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For both, my lord.
Ant. I would, they'd fight i'the fire, or in the air;
Enter Cæsar an his Forces, marching.
Re-enter Antony and Scarus.
O sun, thy uprise shall I see no more:
Whose bosom was my crownet, my chief end,-
What, Eros, Eros;
Ah, thou spell! Avaunt.
Cleo. Why is my lord eurag'd against his love?
If it be well to live. But better 'twere
Let me lodge Lichas on the horns o'the moon;
[Exeunt. Another Room.
SCENE XII. The same.
Ant. Eros, thou yet behold'st me?
Ay, noble lord.
A forked mountain, or blue promontory
Ant. Yet they're not join'd: Where yonder pine The rack dislins: and makes it indistinct,
As water is in water.
It does, my lord.
ay, weep not, gentle Eros; there is left us Ourselves to end ourselves.-O, thy vile lady! Enter Mardian.
She has robb'd me of my sword.
Is done unto thy hand; the last she spake
Then in the midst a tearing groan did break
Dead. Ant. Eros, unarm; the long day's task is done, And we must sleep:-That thou depart'st hence safe, Does pay thy labour richly; Go.-Off, pluck off;[Exit Mardian.
The seven-fold shield of Ajax cannot keep
I will o'ertake thee, Cleopatra, and
Eros. What would my lord?
Disgrace and horror, that, on my command,
Wouldst thou be window'd in great Rome, and see
To penetrative shame; whilst the wheel'd seat
Eros. My sword is drawn. Ant.
Eros. Turn from me then that noble countenance, Wherein the worship of the whole world lies. Ant. Lo thee. [Turning from him. Then let it do at once The thing why thou hast drawn it. Eros. My dear master, My captain, and my emperor! let me say, Before I strike this bloody stroke, farewell. Ant. 'Tis said, man;-and farewell. Eros, Farewell, great chief. Shall I strike now? Ant. Now, Eros. Eros. Why, there then-[Falls on his Sword] Thus do I escape the sorrow Of Antony's death. Ant. Thrice nobler than myself! Thou teachest me, O valiant Eros, what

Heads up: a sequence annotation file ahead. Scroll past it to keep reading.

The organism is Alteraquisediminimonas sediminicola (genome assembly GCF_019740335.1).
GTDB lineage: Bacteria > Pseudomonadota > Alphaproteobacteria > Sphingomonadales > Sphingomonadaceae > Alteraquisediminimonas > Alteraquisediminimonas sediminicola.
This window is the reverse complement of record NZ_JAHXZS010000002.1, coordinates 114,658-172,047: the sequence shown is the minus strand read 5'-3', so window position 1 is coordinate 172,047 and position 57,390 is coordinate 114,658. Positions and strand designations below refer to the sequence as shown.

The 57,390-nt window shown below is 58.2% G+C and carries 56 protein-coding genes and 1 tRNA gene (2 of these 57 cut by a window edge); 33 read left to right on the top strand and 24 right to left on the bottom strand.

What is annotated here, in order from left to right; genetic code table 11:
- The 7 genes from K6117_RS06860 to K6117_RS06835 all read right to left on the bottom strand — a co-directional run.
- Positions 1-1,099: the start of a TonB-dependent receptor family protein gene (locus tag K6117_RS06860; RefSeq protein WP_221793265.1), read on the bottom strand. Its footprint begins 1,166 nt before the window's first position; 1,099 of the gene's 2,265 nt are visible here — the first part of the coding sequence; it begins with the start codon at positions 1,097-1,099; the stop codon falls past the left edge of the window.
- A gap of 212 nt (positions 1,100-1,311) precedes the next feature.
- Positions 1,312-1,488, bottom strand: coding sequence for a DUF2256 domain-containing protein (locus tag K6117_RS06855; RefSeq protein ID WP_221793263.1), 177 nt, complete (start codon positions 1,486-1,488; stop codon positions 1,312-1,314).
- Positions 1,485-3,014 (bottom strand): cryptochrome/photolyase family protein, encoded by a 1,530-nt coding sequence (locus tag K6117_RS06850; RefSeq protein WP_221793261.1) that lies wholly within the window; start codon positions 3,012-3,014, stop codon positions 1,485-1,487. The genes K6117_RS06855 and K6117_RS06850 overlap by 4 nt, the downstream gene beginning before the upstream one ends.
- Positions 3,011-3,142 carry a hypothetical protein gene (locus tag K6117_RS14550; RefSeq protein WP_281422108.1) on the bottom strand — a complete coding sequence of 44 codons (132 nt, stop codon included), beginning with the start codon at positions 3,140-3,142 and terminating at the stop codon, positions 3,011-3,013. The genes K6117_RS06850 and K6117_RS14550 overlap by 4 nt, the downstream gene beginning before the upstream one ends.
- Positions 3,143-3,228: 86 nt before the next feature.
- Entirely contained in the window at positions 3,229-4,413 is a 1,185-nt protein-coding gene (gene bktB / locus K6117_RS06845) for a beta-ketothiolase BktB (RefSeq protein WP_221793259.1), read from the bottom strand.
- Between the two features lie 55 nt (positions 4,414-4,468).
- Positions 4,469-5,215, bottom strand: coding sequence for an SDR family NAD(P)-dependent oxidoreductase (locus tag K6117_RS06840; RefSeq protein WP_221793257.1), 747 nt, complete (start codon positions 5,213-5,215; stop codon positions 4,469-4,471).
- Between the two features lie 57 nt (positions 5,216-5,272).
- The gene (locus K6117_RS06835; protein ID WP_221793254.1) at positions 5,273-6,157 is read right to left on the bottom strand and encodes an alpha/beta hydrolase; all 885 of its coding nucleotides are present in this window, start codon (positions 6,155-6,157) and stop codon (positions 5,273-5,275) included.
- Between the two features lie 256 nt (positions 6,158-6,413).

Of what hath come to pass; for when she saw
But, fearing since how it might work, hath sent
[pr'ythee. Ant. Too late, good Diomed:-Call my guard, I Dio. What ho! the emperor's guard! The guard, Come, your lord calls. [what, ho!
Enter some of the Guard.
I have led you oft; carry me now, good friends,
[Exeunt, bearing Antony.
All strange and terrible events are welcome,
As that which makes it.-How now? is he dead?
Enter Antony, borne by the Guard,
I here importune death awhile, until
I dare not, dear (Dear, my lord, pardon), I dare not, Lest I be taken not the imperious show
Of the full-fortun'd Cæsar ever shall
Be brooch'd with me; if knife, drugs, serpents, have
Edge, sting, or operation, I am safe:
A heavy sight!
Cleo. No, let me speak; and let me rail so high, That the false housewife Fortune break her wheel, Provok'd by may offence.
One word, sweet queen: Of Cesar seek your honour, with your safety.-0! Cleo. They do not go together.
Gentle, hear me : None about Cæsar trust, but Proculeius. Cleo. My resolution, and my hands, I'll trust; None about Cæsar.
Ant. The miserable change now at my end, Lament nor sorrow at: but please your thoughts, In feeding them with those my former fortuues Wherein I liv'd, the greatest prince o'the world, The noblest and do now not basely die, Nor cowardly; put off my helmet to My countryman, a Roman, by a Roman Valiantly vanquish'd. Now, my spirit is going;
I can no more. Cleo.
Noblest of men, woo't die ?
The soldiers' pole is fallen; young boys, and girls,
O, quietness, lady! Iras. She is dead too, our sovereign.
Char. O madam, madam, madam ! Iras.
Char. Peace, peace, Iras.
Cleo. No more, but e'en a woman; and commanded By such poor passion as the maid that milks, And does the meanest chares. It were for me To throw my sceptre at the injurious gods; To tell them, that this world did equal theirs, Till they had stolen our jewel. Ali's but naught; Patience is sottish; and impatience does. Become a dog that's mad: Then is it sin, To rash into the secret house of death,